This course is open to undergraduate students of all NYU schools. Applicants must have completed at least two full-time college semesters and be currently enrolled in a college or university. Students must be in good academic and disciplinary standing.
Gallatin students please note: this course fulfills four units of the Interdisciplinary Seminar core requirement.
This travel course examines urban development in the postcolonial global South through the lens of cities in Senegal, West Africa. Like elsewhere across the global South, Senegal is rapidly becoming urban. This process implies a host of important transformations and challenges for development, the environment, and the socio-political lives of city-dwellers. Owing to the country’s particular development trajectory, long history of urbanization, and important legacy as one of Africa’s strongest democracies, Senegal provides an especially fascinating place to examine these dynamics and grapple with their implications for urbanism in the global South and beyond.
Rejecting the language of crisis, chaos, and exception that is so often used to characterize urbanization in the global South, the course provides theoretically and experientially informed perspectives on the way postcolonial cities work as well as the challenges that remain. Though we will draw on readings from across the global South, the course will focus on the dynamic intersections of development, environment, and social movements in Senegal in light of the country’s particular history, geography, culture, and politics.
Specifically, the course will be based Senegal’s capital city, Dakar, but will include overnight trips to the other important Senegalese cities of Saint Louis (the colonial capital of French West African) and Touba (the holy city of Senegal's Islamic Mouride brotherhood) to compare the form and function of these alternative urban histories and development strategies. Through a combination of course readings, classroom lectures, tours, walks, and field visits, we will explore the legacies of colonialism and unpack a number of key contemporary debates and challenges faced by urban planners and city residents. Within Dakar, specific daytrips will include: Goree Island, the municipal garbage dump, a traditional fishing village, and a hip hop community center Through these lectures and fieldtrips, we will be exposed to multiple challenges and approaches to development from a broad variety of actors, including municipal governments, NGOs, and grassroots community-based organizations.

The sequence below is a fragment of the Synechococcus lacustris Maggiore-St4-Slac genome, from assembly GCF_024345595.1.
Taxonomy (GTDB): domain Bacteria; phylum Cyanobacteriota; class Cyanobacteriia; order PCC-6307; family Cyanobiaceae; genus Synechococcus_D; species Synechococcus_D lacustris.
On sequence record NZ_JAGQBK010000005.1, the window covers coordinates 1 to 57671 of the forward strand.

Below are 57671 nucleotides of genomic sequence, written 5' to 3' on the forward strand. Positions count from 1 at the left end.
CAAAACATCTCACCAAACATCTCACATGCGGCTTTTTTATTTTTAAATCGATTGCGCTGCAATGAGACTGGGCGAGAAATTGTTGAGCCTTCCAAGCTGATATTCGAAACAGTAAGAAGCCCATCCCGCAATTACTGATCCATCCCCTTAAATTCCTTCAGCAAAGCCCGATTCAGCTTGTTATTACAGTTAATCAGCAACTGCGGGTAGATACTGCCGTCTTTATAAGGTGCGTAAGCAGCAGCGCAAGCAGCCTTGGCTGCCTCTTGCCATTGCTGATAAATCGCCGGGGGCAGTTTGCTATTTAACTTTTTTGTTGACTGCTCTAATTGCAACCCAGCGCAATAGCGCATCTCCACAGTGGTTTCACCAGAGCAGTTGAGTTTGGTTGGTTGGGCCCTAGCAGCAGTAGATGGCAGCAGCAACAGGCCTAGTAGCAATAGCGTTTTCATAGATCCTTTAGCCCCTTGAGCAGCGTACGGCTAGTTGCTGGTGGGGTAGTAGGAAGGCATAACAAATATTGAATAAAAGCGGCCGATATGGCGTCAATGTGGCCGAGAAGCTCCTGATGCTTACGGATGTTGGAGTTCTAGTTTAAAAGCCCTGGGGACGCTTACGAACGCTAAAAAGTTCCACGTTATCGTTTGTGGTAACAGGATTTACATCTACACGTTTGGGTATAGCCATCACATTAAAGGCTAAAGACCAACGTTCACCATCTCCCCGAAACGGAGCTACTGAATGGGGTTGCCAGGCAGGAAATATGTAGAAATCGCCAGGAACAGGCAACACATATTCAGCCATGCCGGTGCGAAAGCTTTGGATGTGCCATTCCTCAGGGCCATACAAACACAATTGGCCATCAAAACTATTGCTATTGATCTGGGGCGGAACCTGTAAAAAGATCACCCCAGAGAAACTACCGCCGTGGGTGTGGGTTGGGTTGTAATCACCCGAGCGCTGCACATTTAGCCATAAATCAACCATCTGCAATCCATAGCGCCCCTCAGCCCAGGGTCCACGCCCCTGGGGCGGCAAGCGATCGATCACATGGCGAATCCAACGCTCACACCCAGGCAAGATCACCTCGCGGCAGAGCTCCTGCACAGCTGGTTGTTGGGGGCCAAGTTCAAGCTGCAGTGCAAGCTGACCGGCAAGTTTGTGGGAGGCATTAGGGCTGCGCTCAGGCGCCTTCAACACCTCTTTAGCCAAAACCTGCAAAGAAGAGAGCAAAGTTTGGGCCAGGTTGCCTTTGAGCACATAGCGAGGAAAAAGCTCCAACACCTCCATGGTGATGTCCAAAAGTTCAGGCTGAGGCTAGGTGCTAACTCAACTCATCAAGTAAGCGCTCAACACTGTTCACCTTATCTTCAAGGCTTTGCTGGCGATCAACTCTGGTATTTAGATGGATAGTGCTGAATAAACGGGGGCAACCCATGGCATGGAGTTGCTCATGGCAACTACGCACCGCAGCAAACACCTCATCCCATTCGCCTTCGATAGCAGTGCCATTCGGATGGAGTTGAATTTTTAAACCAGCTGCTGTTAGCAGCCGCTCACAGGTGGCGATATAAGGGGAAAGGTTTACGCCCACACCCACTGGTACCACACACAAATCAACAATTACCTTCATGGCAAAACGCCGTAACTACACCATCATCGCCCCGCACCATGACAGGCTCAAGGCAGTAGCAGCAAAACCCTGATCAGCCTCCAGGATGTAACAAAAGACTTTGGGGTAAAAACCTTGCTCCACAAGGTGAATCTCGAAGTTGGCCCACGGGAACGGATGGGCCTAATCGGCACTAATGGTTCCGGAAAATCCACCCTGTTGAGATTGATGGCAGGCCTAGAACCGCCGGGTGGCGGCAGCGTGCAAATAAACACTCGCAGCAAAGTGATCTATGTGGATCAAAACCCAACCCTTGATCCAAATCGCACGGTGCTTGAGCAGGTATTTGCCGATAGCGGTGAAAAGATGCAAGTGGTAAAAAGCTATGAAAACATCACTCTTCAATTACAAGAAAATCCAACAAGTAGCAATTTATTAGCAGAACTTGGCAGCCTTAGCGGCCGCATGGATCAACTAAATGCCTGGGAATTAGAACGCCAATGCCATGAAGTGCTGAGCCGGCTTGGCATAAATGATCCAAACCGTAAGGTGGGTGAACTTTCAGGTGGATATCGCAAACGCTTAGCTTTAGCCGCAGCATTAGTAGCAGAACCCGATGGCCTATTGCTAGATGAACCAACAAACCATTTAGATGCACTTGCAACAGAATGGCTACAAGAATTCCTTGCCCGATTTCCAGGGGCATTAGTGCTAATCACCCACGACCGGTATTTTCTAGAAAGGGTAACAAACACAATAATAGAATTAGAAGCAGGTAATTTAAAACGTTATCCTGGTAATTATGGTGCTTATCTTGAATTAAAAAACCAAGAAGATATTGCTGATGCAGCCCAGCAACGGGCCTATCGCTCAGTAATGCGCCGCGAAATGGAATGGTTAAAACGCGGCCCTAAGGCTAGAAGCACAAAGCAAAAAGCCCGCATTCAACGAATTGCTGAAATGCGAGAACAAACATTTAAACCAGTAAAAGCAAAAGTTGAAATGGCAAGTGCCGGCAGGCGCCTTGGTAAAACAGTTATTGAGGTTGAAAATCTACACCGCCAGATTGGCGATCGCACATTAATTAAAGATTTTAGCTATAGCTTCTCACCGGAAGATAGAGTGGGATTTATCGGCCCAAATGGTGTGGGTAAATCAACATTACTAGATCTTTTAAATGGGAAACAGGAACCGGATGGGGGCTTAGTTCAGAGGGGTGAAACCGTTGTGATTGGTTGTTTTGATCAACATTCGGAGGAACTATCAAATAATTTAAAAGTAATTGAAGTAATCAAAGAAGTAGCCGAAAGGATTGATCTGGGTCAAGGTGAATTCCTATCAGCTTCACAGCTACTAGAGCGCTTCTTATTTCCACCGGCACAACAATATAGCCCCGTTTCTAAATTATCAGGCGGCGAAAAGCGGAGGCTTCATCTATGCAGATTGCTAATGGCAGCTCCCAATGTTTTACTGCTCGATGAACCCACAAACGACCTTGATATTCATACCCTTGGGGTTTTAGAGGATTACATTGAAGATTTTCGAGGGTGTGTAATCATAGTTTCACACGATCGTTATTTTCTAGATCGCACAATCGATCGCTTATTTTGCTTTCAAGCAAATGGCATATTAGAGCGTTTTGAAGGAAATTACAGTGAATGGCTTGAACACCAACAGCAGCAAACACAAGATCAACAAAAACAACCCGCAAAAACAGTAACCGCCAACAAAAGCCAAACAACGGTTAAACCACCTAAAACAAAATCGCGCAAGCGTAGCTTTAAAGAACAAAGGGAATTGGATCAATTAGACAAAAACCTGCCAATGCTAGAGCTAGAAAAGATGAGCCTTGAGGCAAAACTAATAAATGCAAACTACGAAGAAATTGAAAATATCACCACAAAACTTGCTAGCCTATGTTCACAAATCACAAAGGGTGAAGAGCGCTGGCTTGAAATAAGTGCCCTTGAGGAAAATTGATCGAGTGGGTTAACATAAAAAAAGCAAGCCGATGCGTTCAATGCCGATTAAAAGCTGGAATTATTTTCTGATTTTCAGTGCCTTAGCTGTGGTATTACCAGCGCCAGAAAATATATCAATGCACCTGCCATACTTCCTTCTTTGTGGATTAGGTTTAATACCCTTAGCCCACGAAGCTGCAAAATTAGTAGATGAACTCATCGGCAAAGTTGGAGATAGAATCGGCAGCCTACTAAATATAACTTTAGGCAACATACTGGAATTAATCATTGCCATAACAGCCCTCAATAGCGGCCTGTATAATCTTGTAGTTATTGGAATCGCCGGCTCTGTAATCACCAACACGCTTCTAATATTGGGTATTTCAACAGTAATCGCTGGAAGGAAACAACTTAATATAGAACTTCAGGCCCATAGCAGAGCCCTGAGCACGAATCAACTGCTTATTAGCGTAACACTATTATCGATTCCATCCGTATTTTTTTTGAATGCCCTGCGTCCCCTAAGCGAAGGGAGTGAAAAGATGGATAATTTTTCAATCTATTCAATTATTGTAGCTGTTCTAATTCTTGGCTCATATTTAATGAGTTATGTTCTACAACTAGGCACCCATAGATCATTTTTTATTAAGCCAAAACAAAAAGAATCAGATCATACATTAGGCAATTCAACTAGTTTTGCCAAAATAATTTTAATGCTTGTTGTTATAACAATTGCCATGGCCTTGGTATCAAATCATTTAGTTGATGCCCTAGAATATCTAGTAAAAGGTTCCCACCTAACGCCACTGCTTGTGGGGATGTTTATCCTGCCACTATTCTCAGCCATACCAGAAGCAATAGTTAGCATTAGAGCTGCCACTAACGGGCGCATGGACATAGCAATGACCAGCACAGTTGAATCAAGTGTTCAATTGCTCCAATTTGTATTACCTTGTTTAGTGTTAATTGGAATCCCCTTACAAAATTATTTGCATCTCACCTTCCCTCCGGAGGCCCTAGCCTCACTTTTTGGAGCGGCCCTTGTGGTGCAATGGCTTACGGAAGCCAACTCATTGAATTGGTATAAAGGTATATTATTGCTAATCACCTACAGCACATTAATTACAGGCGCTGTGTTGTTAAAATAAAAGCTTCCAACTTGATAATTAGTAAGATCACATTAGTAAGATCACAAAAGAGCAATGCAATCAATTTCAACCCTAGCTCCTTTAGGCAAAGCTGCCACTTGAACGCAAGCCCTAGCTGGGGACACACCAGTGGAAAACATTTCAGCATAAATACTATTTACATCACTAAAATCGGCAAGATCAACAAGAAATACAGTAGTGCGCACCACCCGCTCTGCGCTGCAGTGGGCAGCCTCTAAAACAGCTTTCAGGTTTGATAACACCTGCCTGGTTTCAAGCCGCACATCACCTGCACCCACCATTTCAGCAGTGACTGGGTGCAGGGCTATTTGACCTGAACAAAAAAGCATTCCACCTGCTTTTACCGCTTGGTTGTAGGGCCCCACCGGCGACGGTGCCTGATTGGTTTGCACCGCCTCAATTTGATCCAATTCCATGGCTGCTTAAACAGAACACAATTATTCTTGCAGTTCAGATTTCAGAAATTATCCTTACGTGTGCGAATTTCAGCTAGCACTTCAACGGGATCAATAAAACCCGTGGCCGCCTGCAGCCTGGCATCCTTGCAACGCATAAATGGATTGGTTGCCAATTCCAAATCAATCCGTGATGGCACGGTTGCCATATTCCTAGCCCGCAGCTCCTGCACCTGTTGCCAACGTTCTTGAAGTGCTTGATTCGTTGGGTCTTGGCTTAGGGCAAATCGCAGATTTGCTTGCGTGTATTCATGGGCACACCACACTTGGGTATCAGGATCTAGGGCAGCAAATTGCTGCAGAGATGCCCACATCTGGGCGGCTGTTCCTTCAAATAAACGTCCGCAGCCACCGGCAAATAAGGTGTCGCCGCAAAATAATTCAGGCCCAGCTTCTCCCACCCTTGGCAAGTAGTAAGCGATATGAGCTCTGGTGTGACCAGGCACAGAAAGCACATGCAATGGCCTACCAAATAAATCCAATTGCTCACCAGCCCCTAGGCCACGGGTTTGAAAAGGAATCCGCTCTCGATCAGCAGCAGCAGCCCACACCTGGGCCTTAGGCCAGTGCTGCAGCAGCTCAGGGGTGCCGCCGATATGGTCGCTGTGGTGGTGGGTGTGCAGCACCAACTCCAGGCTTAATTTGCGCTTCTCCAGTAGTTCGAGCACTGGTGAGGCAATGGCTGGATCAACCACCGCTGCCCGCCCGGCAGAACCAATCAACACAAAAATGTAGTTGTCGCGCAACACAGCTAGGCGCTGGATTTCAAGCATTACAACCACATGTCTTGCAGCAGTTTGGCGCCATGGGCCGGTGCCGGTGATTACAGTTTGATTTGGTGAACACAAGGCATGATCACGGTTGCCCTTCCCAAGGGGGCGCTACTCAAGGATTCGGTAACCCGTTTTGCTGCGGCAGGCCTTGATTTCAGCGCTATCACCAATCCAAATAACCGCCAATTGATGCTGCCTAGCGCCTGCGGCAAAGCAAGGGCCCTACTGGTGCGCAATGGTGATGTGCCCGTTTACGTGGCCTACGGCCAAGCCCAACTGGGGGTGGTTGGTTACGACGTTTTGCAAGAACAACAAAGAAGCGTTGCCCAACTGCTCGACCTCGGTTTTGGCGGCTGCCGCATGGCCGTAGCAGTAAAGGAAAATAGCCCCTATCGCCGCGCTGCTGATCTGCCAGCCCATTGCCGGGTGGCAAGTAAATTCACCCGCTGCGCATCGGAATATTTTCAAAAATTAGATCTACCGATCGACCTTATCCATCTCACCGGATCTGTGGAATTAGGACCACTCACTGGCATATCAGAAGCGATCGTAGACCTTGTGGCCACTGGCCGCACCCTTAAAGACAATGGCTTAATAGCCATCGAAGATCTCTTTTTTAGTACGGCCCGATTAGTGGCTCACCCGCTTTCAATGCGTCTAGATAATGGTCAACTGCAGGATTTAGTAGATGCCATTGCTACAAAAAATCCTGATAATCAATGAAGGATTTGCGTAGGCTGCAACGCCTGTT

The class is taught in English and meets daily. Group field visits occur throughout the week and on weekends. Students are required to utilize accommodations arranged by Gallatin. They will live in a hotel for part of the program, and will also spend up to one week in a home-stay with a Senegalese family. Survival Wolof and French language training will be offered at the beginning of the program.
Students are required to fly as a group on roundtrip airfare purchased by Gallatin. The flight leaves NYC departing on Jan. 4 and returns to NYC on Jan. 23.
Tuition for 4 points: $5,004
Program Fee: $1,500 (includes airfare, housing, local travel, excursions, language lessons and most meals)
Deposit: A non-refundable deposit of $400 will be due approximately one week after your acceptance into the program. The deposit is subtracted from the cost of the course.
Vaccines: Senegal requires proof of Yellow Fever vaccine for entry into the country. Check the CDC's recommended vaccines and medicines list and visit your doctor 4-6 weeks before your trip to get vaccines or medicines you may need. Students are responsible for this expense.
Your application will be reviewed only after the following items have been received by Gallatin's Office of Global Programs:
Admission decisions are based on strength of academic performance, personal statement, and space remaining in the program. Program is filled on a rolling basis and may fill without notice. Applicants will be notified of their application satus on or before Nov. 11, 2013. After students have been notified of his or her acceptance, an initial non-refundable deposit of $400 will be required to secure his or her place in the program.
Please craft a 250-500 word personal statement addressing your academic and personal reasons for wanting to participate in this course. This should include details on how this course will fit into your concentration and academic plans. It should also detail any previous experience that will inform your participation in the course, including relevant coursework, language training, and travel abroad. Students should upload the personal statement to the online application.
Please attach a .pdf of your transcript to the online application. Students may provide an unofficial copy. You can also mail or deliver your transcript to Melissa Daniel, Gallatin Office of Global Programs 411 Lafayette St., 3rd floor New York, NY 10003.
Please submit a brief letter of recommendation from a faculty member or primary academic advisor that speaks of your academic standing and ability to study away in an intensive course. Letters may be mailed or hand delivered to the address above, or emailed to email@example.com.
Rosalind Fredericks’ research and teaching interests are centered on the political economy of development, global urbanism and postcolonial identities in Africa. With a background in cultural geography, her own work is focused on urban politics and social movements in contemporary Dakar, Senegal. more>